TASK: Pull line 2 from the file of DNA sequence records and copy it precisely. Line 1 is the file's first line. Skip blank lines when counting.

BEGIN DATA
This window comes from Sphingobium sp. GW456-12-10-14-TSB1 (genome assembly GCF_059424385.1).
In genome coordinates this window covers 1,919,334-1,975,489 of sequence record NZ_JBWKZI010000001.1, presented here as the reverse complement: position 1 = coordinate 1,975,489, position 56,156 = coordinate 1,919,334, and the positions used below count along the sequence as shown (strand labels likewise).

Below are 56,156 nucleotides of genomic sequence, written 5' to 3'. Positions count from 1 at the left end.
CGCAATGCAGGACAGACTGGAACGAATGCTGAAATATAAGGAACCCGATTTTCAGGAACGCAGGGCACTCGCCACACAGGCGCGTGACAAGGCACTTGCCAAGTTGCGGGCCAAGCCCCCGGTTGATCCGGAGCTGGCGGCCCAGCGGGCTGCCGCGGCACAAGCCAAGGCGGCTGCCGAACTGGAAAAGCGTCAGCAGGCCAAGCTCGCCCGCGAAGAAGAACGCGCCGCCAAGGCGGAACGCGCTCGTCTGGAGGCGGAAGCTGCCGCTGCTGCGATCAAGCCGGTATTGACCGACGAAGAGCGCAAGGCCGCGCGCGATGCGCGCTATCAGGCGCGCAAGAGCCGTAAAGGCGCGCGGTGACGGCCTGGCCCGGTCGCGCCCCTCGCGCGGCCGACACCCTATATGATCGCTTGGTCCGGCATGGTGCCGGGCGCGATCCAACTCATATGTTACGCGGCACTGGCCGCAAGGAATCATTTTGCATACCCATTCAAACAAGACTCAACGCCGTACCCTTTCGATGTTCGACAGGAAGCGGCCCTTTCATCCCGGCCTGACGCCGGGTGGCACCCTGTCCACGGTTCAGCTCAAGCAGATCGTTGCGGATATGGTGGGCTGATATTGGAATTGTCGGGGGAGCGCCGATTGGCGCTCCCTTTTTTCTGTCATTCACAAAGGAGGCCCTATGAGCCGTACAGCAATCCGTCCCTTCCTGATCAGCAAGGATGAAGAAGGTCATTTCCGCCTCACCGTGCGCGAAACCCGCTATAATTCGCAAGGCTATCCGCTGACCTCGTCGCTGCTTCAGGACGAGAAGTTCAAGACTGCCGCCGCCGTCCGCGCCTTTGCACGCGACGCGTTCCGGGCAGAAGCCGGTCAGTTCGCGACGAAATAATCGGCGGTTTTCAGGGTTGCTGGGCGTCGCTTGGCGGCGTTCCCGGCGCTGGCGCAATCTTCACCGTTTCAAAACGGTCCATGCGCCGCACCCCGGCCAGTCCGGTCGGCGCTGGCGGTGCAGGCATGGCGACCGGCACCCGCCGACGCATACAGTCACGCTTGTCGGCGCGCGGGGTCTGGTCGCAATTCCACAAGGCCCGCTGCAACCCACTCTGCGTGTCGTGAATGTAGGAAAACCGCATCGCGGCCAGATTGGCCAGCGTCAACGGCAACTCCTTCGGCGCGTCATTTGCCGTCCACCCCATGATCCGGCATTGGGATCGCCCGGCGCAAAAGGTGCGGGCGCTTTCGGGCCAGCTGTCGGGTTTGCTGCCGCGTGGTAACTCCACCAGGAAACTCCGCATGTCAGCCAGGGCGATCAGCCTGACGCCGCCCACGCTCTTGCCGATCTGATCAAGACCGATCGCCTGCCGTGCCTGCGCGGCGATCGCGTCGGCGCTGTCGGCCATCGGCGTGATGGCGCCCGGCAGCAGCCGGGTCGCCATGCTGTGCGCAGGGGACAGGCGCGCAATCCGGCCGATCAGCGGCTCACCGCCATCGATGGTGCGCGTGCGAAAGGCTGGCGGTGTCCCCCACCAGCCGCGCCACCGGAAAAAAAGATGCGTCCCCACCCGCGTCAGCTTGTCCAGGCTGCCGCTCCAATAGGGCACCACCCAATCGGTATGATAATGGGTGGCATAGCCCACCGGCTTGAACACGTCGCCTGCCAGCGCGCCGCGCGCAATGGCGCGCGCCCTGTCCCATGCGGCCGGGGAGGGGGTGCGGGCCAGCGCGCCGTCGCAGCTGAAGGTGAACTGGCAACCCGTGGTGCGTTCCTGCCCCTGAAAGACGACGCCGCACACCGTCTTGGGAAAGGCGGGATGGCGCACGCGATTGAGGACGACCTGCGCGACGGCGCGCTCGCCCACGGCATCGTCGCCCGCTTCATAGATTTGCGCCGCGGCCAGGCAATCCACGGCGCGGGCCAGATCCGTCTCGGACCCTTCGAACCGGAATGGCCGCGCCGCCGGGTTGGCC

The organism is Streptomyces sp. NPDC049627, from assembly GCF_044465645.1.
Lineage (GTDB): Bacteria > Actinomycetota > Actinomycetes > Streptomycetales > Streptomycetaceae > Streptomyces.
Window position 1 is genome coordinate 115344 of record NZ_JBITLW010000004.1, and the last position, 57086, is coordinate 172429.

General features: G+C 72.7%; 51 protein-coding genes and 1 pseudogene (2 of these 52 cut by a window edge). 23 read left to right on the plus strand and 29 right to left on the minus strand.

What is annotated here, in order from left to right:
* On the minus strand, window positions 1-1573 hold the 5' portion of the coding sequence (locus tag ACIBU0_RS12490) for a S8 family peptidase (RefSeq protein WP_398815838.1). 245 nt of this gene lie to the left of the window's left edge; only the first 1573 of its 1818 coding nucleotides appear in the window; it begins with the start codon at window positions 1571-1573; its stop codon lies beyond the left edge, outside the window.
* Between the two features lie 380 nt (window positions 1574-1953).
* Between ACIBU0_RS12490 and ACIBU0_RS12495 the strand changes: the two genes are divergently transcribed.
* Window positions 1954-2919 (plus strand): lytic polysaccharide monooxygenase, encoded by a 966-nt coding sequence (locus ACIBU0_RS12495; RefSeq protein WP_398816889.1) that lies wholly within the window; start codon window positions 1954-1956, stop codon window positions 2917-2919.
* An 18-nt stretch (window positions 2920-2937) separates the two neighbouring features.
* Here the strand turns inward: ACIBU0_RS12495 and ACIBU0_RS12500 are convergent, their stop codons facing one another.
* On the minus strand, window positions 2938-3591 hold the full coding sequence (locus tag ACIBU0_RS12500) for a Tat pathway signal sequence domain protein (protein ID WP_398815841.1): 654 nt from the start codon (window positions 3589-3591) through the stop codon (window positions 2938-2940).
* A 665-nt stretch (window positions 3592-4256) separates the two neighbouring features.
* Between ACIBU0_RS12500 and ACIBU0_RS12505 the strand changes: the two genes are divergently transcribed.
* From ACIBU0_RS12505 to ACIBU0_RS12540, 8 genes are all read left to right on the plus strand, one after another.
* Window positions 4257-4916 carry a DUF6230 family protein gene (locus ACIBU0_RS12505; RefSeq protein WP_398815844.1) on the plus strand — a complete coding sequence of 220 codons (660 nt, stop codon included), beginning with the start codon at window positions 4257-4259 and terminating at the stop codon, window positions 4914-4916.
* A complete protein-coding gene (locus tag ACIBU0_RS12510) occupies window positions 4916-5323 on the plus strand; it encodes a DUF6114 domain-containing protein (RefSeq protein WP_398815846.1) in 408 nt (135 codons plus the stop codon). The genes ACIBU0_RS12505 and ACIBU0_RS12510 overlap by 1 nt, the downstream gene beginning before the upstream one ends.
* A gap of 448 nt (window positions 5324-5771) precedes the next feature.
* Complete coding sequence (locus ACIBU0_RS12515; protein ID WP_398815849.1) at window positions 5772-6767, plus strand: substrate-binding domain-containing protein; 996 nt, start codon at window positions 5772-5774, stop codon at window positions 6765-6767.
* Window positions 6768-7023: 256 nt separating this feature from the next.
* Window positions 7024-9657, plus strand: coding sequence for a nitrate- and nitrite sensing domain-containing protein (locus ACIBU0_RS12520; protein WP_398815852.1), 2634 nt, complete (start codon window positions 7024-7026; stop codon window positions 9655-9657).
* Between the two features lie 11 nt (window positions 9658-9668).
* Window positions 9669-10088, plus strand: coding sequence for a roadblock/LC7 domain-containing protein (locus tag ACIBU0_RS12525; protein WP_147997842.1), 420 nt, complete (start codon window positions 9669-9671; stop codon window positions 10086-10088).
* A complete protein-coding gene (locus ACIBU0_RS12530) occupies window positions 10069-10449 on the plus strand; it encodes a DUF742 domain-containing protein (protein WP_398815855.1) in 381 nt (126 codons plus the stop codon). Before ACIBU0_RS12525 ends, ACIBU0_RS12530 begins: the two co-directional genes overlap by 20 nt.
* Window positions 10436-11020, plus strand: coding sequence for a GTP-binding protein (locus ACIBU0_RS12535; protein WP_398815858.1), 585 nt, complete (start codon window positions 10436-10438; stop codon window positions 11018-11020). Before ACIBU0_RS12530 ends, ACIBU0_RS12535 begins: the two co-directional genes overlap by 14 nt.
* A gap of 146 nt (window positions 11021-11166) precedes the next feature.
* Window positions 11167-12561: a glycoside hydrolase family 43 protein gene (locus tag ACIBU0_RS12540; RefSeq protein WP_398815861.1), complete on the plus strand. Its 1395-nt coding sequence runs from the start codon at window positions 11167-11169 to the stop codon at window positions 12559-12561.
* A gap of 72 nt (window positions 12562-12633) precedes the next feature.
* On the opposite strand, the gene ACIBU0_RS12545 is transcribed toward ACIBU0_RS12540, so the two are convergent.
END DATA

In genome coordinates this window covers 1,919,334-1,975,489 of sequence record NZ_JBWKZI010000001.1, presented here as the reverse complement: position 1 = coordinate 1,975,489, position 56,156 = coordinate 1,919,334, and the positions used below count along the sequence as shown (strand labels likewise).